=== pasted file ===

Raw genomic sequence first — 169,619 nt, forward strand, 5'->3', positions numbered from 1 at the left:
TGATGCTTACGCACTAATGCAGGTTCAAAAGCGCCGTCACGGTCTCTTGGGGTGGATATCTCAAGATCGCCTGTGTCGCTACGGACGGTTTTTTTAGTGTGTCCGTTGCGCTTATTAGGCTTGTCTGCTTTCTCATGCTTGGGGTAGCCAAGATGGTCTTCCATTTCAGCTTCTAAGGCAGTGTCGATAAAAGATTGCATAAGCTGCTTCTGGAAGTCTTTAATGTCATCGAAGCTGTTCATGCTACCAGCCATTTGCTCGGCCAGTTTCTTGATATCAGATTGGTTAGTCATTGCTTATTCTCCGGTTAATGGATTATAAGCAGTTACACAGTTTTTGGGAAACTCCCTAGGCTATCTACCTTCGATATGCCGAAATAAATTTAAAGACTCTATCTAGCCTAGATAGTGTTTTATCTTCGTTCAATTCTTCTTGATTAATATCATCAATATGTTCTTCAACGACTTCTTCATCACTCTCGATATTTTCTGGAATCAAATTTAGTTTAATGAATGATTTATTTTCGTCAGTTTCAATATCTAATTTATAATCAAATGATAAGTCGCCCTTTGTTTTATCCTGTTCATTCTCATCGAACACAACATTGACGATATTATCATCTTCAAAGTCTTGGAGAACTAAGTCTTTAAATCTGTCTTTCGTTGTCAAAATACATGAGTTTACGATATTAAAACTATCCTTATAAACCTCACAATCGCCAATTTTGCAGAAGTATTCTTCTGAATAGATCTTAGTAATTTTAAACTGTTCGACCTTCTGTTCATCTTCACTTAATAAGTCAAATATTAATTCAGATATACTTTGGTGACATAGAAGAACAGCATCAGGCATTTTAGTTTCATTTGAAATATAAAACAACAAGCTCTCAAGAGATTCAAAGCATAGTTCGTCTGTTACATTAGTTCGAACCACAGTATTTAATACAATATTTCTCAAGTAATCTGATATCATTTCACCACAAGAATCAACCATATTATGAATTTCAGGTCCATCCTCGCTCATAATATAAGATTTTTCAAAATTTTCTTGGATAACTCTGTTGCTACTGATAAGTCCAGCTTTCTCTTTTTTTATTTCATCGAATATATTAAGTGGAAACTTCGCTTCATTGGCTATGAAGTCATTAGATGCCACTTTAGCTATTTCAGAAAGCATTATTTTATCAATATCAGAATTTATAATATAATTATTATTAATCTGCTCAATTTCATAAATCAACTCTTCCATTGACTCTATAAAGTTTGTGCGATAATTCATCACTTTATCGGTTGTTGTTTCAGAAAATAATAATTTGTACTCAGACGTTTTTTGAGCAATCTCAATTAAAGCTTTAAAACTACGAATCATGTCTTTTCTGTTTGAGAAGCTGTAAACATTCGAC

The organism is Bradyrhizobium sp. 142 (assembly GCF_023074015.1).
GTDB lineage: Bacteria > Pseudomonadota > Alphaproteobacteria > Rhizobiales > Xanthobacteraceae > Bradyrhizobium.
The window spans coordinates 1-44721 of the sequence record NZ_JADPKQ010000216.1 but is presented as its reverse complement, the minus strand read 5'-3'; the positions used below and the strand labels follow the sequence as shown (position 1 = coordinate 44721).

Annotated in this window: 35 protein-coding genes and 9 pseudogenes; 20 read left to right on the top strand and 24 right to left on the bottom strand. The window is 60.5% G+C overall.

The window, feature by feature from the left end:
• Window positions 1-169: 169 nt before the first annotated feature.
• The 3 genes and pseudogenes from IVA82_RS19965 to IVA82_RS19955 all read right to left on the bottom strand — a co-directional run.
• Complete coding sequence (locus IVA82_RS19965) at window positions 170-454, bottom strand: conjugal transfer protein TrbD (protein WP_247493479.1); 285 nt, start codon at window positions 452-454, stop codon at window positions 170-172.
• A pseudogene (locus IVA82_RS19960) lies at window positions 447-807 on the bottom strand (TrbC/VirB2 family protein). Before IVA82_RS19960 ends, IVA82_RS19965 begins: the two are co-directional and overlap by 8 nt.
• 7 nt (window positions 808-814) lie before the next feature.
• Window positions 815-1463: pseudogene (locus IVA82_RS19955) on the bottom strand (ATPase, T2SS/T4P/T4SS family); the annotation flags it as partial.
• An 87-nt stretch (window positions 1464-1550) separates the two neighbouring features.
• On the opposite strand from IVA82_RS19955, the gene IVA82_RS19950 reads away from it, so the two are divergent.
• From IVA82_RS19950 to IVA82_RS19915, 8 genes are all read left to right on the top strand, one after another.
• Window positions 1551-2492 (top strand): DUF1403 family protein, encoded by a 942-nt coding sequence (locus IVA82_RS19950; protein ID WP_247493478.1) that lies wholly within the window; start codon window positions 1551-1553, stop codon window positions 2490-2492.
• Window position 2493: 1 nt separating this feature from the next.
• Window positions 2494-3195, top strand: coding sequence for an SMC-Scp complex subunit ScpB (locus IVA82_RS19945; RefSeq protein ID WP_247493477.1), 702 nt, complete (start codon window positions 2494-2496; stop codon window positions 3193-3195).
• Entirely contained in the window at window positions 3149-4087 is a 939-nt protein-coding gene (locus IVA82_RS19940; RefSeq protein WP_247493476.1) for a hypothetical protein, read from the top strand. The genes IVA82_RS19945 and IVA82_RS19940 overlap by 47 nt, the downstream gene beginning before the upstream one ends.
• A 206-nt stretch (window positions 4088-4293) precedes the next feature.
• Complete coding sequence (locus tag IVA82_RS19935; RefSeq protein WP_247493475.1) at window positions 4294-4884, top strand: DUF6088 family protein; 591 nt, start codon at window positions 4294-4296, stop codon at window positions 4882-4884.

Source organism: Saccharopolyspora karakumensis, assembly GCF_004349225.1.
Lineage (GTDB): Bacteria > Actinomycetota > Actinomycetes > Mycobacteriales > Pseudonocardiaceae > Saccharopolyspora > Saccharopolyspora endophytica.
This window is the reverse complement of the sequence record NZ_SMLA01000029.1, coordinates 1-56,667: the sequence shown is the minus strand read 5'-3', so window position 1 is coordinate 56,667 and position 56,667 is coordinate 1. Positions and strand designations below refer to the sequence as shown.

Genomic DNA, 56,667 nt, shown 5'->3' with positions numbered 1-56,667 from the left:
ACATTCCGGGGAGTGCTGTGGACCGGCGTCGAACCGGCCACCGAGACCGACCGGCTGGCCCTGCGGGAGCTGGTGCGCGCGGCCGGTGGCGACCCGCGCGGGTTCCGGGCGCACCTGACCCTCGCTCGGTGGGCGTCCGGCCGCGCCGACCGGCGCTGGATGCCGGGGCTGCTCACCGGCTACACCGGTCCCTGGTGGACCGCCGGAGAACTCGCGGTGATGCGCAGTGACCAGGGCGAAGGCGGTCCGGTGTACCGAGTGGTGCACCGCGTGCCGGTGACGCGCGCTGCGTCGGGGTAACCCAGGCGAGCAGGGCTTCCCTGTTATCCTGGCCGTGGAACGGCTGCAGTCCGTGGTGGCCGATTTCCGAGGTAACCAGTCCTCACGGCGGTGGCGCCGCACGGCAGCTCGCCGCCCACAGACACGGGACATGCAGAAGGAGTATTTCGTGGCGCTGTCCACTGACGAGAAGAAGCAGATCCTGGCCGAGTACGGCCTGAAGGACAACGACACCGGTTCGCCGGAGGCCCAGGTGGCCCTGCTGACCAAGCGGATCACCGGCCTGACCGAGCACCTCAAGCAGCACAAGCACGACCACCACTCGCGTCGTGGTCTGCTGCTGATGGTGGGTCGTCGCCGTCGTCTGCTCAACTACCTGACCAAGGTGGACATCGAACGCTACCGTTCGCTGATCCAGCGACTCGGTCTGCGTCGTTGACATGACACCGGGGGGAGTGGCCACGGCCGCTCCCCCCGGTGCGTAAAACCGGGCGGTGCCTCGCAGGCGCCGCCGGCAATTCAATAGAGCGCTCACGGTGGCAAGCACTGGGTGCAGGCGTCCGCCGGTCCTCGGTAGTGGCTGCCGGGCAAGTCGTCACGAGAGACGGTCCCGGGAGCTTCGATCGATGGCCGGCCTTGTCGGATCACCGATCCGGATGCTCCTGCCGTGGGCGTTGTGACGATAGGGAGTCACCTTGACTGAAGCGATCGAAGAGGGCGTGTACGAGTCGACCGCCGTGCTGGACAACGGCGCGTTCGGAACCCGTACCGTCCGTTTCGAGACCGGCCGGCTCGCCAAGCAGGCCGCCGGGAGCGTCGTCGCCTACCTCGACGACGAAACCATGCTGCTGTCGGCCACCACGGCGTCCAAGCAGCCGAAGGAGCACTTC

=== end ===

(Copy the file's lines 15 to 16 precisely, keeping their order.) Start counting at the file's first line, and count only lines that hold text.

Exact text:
• On the opposite strand from IVA82_RS19955, the gene IVA82_RS19950 reads away from it, so the two are divergent.
• From IVA82_RS19950 to IVA82_RS19915, 8 genes are all read left to right on the top strand, one after another.